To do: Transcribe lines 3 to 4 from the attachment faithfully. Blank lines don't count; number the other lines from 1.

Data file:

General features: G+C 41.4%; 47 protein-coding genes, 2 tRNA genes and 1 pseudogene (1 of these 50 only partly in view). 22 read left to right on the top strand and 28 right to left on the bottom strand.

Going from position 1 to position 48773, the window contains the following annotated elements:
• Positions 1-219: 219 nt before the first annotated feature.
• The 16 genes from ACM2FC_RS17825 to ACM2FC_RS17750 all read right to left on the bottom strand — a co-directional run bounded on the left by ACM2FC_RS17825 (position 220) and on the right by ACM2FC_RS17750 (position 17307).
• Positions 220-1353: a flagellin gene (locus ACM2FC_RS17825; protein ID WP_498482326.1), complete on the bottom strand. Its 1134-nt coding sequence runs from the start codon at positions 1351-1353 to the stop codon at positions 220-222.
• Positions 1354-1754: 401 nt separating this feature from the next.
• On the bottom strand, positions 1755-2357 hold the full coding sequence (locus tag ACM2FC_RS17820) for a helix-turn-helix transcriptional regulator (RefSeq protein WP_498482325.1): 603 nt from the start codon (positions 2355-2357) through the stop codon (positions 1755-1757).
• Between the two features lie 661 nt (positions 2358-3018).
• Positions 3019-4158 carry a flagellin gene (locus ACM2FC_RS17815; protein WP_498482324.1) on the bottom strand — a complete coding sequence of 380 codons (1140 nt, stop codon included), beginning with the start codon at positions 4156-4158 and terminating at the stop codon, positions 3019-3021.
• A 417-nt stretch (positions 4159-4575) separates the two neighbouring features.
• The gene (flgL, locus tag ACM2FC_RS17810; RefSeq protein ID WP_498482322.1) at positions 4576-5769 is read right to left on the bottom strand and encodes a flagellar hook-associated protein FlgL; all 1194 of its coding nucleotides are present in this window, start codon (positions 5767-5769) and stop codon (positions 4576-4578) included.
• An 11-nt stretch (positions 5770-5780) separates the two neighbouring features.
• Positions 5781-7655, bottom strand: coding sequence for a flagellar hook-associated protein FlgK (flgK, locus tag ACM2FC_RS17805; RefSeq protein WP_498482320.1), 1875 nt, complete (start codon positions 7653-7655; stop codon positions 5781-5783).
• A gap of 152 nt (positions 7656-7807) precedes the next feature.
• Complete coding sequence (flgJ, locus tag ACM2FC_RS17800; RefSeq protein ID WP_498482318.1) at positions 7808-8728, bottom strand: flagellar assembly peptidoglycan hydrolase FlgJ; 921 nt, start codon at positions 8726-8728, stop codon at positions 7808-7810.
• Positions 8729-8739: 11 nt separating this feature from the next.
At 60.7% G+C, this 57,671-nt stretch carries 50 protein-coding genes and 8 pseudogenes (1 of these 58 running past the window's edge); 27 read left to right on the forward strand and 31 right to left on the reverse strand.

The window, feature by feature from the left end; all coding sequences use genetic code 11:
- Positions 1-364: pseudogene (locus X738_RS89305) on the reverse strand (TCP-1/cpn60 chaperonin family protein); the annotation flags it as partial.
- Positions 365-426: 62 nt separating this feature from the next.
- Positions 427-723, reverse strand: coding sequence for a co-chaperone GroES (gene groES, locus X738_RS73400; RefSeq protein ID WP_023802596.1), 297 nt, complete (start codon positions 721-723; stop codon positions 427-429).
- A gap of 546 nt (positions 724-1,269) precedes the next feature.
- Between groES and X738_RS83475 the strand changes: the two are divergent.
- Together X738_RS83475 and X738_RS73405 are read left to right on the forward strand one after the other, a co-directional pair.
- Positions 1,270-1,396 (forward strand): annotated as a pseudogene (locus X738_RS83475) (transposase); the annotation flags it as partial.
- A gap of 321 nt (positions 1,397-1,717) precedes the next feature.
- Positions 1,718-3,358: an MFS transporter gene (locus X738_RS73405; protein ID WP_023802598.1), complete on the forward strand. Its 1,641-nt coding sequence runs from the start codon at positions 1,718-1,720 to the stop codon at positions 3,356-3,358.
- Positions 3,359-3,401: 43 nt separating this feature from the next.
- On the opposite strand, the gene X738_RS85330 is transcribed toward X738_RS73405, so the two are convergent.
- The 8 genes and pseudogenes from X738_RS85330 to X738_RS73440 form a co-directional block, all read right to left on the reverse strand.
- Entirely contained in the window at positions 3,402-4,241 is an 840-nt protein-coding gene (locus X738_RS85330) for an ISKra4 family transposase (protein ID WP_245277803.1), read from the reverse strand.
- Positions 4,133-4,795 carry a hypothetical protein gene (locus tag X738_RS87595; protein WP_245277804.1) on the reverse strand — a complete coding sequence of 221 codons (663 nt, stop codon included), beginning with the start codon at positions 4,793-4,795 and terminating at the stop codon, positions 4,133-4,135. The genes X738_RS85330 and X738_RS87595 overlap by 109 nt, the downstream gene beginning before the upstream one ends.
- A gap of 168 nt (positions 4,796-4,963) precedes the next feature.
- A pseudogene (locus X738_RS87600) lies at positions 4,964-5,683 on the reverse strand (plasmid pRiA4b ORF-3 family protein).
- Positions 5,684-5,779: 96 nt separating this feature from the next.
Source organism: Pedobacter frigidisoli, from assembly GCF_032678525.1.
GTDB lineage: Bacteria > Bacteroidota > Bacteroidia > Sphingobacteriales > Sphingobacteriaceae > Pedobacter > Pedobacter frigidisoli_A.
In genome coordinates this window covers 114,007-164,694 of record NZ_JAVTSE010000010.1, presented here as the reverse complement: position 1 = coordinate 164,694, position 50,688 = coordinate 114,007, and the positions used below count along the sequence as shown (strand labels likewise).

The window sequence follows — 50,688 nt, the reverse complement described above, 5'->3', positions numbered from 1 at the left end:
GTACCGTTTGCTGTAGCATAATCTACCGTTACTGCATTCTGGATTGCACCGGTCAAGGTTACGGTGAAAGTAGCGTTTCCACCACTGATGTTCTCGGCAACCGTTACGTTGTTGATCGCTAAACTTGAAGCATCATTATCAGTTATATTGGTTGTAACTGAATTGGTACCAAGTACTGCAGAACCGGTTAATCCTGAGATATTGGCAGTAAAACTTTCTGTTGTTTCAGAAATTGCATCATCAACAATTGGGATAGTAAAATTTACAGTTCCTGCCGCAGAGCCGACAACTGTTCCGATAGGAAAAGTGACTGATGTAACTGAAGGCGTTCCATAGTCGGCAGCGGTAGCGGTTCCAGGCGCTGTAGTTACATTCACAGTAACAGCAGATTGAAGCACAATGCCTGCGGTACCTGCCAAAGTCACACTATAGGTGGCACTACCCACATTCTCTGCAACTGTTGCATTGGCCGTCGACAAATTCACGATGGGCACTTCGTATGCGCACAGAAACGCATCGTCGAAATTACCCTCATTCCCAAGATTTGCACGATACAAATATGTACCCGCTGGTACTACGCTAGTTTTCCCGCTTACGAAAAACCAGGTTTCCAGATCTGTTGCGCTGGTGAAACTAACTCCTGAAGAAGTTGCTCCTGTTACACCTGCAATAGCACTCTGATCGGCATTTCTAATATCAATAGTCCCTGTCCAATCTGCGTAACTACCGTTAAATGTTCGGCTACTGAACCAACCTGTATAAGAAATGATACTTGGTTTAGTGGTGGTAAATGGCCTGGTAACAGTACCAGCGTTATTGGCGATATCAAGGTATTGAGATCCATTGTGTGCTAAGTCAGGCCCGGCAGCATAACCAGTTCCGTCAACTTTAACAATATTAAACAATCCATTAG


• Positions 1-219: 219 nt before the first annotated feature.
• The 16 genes from ACM2FC_RS17825 to ACM2FC_RS17750 all read right to left on the bottom strand — a co-directional run bounded on the left by ACM2FC_RS17825 (position 220) and on the right by ACM2FC_RS17750 (position 17307).